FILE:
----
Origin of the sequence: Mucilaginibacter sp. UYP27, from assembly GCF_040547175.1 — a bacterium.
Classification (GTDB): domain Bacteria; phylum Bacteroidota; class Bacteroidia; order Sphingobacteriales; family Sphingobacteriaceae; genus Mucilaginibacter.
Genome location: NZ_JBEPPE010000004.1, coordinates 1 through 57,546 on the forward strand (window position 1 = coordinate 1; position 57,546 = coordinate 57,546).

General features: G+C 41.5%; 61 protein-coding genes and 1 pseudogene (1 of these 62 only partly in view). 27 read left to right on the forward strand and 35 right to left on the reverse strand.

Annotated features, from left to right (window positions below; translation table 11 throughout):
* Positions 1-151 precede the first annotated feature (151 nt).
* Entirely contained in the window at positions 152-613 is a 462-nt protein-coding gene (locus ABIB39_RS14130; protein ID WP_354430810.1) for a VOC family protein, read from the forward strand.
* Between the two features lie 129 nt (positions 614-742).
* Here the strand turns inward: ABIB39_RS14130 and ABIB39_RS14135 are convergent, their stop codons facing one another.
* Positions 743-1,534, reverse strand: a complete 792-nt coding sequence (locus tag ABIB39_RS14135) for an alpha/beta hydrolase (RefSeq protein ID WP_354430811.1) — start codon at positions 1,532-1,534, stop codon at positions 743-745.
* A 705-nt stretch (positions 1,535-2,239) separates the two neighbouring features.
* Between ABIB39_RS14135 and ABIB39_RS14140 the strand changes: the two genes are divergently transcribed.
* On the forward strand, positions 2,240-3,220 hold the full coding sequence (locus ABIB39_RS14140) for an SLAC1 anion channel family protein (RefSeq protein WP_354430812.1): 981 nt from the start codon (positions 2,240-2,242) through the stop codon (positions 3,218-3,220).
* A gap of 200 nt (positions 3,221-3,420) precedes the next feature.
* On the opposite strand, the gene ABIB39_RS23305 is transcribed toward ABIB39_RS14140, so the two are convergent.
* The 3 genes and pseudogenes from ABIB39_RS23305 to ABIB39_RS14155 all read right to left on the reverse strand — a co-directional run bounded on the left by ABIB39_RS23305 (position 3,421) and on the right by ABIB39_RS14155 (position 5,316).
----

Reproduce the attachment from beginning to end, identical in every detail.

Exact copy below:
Origin of the sequence: Mucilaginibacter sp. UYP27, from assembly GCF_040547175.1 — a bacterium.
Classification (GTDB): domain Bacteria; phylum Bacteroidota; class Bacteroidia; order Sphingobacteriales; family Sphingobacteriaceae; genus Mucilaginibacter.
Genome location: NZ_JBEPPE010000004.1, coordinates 1 through 57,546 on the forward strand (window position 1 = coordinate 1; position 57,546 = coordinate 57,546).

General features: G+C 41.5%; 61 protein-coding genes and 1 pseudogene (1 of these 62 only partly in view). 27 read left to right on the forward strand and 35 right to left on the reverse strand.

Annotated features, from left to right (window positions below; translation table 11 throughout):
* Positions 1-151 precede the first annotated feature (151 nt).
* Entirely contained in the window at positions 152-613 is a 462-nt protein-coding gene (locus ABIB39_RS14130; protein ID WP_354430810.1) for a VOC family protein, read from the forward strand.
* Between the two features lie 129 nt (positions 614-742).
* Here the strand turns inward: ABIB39_RS14130 and ABIB39_RS14135 are convergent, their stop codons facing one another.
* Positions 743-1,534, reverse strand: a complete 792-nt coding sequence (locus tag ABIB39_RS14135) for an alpha/beta hydrolase (RefSeq protein ID WP_354430811.1) — start codon at positions 1,532-1,534, stop codon at positions 743-745.
* A 705-nt stretch (positions 1,535-2,239) separates the two neighbouring features.
* Between ABIB39_RS14135 and ABIB39_RS14140 the strand changes: the two genes are divergently transcribed.
* On the forward strand, positions 2,240-3,220 hold the full coding sequence (locus ABIB39_RS14140) for an SLAC1 anion channel family protein (RefSeq protein WP_354430812.1): 981 nt from the start codon (positions 2,240-2,242) through the stop codon (positions 3,218-3,220).
* A gap of 200 nt (positions 3,221-3,420) precedes the next feature.
* On the opposite strand, the gene ABIB39_RS23305 is transcribed toward ABIB39_RS14140, so the two are convergent.
* The 3 genes and pseudogenes from ABIB39_RS23305 to ABIB39_RS14155 all read right to left on the reverse strand — a co-directional run bounded on the left by ABIB39_RS23305 (position 3,421) and on the right by ABIB39_RS14155 (position 5,316).